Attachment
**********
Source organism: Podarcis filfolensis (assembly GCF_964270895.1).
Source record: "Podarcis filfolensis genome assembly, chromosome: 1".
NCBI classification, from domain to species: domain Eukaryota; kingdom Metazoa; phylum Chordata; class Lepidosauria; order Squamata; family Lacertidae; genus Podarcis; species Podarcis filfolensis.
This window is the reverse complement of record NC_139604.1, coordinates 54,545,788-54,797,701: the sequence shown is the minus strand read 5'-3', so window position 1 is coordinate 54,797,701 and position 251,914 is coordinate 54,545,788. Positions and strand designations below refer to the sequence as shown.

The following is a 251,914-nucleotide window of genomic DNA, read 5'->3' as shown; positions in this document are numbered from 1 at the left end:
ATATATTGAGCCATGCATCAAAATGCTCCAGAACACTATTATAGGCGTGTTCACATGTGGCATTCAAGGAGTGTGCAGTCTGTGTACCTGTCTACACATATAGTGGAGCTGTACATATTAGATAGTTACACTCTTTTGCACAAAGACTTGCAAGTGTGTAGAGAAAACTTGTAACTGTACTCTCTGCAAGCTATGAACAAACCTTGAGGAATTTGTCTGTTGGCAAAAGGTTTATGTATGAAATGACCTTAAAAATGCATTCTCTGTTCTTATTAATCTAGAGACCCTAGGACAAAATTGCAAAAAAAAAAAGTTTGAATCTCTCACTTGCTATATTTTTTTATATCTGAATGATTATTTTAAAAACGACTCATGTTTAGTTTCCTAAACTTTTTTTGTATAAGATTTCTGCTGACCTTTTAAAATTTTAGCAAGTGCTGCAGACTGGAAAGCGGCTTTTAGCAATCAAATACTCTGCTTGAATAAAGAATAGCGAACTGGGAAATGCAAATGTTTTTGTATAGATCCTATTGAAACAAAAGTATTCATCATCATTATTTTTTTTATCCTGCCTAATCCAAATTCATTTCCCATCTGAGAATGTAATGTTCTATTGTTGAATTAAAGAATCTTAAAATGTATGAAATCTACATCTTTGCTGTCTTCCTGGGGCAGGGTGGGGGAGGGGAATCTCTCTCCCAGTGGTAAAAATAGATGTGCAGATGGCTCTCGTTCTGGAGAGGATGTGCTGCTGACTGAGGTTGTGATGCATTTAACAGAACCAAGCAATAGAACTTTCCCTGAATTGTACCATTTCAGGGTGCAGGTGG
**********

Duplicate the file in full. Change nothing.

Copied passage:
Source organism: Podarcis filfolensis (assembly GCF_964270895.1).
Source record: "Podarcis filfolensis genome assembly, chromosome: 1".
NCBI classification, from domain to species: domain Eukaryota; kingdom Metazoa; phylum Chordata; class Lepidosauria; order Squamata; family Lacertidae; genus Podarcis; species Podarcis filfolensis.
This window is the reverse complement of record NC_139604.1, coordinates 54,545,788-54,797,701: the sequence shown is the minus strand read 5'-3', so window position 1 is coordinate 54,797,701 and position 251,914 is coordinate 54,545,788. Positions and strand designations below refer to the sequence as shown.

The following is a 251,914-nucleotide window of genomic DNA, read 5'->3' as shown; positions in this document are numbered from 1 at the left end:
ATATATTGAGCCATGCATCAAAATGCTCCAGAACACTATTATAGGCGTGTTCACATGTGGCATTCAAGGAGTGTGCAGTCTGTGTACCTGTCTACACATATAGTGGAGCTGTACATATTAGATAGTTACACTCTTTTGCACAAAGACTTGCAAGTGTGTAGAGAAAACTTGTAACTGTACTCTCTGCAAGCTATGAACAAACCTTGAGGAATTTGTCTGTTGGCAAAAGGTTTATGTATGAAATGACCTTAAAAATGCATTCTCTGTTCTTATTAATCTAGAGACCCTAGGACAAAATTGCAAAAAAAAAAAGTTTGAATCTCTCACTTGCTATATTTTTTTATATCTGAATGATTATTTTAAAAACGACTCATGTTTAGTTTCCTAAACTTTTTTTGTATAAGATTTCTGCTGACCTTTTAAAATTTTAGCAAGTGCTGCAGACTGGAAAGCGGCTTTTAGCAATCAAATACTCTGCTTGAATAAAGAATAGCGAACTGGGAAATGCAAATGTTTTTGTATAGATCCTATTGAAACAAAAGTATTCATCATCATTATTTTTTTTATCCTGCCTAATCCAAATTCATTTCCCATCTGAGAATGTAATGTTCTATTGTTGAATTAAAGAATCTTAAAATGTATGAAATCTACATCTTTGCTGTCTTCCTGGGGCAGGGTGGGGGAGGGGAATCTCTCTCCCAGTGGTAAAAATAGATGTGCAGATGGCTCTCGTTCTGGAGAGGATGTGCTGCTGACTGAGGTTGTGATGCATTTAACAGAACCAAGCAATAGAACTTTCCCTGAATTGTACCATTTCAGGGTGCAGGTGG